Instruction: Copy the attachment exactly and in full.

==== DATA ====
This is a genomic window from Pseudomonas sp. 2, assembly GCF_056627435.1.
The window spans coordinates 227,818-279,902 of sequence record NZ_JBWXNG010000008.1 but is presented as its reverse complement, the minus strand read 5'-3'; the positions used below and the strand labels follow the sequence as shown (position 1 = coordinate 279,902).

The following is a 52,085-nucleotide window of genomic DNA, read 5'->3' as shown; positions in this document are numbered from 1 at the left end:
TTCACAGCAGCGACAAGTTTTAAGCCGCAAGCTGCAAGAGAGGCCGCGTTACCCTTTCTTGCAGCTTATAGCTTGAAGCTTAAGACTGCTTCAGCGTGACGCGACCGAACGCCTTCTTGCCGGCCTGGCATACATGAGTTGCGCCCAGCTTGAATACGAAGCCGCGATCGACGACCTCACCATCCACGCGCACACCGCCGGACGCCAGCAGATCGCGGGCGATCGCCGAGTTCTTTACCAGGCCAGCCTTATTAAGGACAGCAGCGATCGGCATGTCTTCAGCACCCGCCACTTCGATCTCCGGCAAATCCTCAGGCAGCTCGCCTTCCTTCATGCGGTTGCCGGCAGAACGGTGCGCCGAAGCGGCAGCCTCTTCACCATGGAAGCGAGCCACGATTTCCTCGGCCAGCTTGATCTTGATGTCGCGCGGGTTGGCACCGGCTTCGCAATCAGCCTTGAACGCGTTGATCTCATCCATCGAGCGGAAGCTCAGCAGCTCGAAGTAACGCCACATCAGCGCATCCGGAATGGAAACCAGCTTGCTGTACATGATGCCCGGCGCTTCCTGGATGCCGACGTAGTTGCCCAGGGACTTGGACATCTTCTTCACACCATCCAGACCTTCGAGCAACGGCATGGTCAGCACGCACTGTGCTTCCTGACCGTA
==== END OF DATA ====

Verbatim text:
This is a genomic window from Pseudomonas sp. 2, assembly GCF_056627435.1.
The window spans coordinates 227,818-279,902 of sequence record NZ_JBWXNG010000008.1 but is presented as its reverse complement, the minus strand read 5'-3'; the positions used below and the strand labels follow the sequence as shown (position 1 = coordinate 279,902).

The following is a 52,085-nucleotide window of genomic DNA, read 5'->3' as shown; positions in this document are numbered from 1 at the left end:
TTCACAGCAGCGACAAGTTTTAAGCCGCAAGCTGCAAGAGAGGCCGCGTTACCCTTTCTTGCAGCTTATAGCTTGAAGCTTAAGACTGCTTCAGCGTGACGCGACCGAACGCCTTCTTGCCGGCCTGGCATACATGAGTTGCGCCCAGCTTGAATACGAAGCCGCGATCGACGACCTCACCATCCACGCGCACACCGCCGGACGCCAGCAGATCGCGGGCGATCGCCGAGTTCTTTACCAGGCCAGCCTTATTAAGGACAGCAGCGATCGGCATGTCTTCAGCACCCGCCACTTCGATCTCCGGCAAATCCTCAGGCAGCTCGCCTTCCTTCATGCGGTTGCCGGCAGAACGGTGCGCCGAAGCGGCAGCCTCTTCACCATGGAAGCGAGCCACGATTTCCTCGGCCAGCTTGATCTTGATGTCGCGCGGGTTGGCACCGGCTTCGCAATCAGCCTTGAACGCGTTGATCTCATCCATCGAGCGGAAGCTCAGCAGCTCGAAGTAACGCCACATCAGCGCATCCGGAATGGAAACCAGCTTGCTGTACATGATGCCCGGCGCTTCCTGGATGCCGACGTAGTTGCCCAGGGACTTGGACATCTTCTTCACACCATCCAGACCTTCGAGCAACGGCATGGTCAGCACGCACTGTGCTTCCTGACCGTA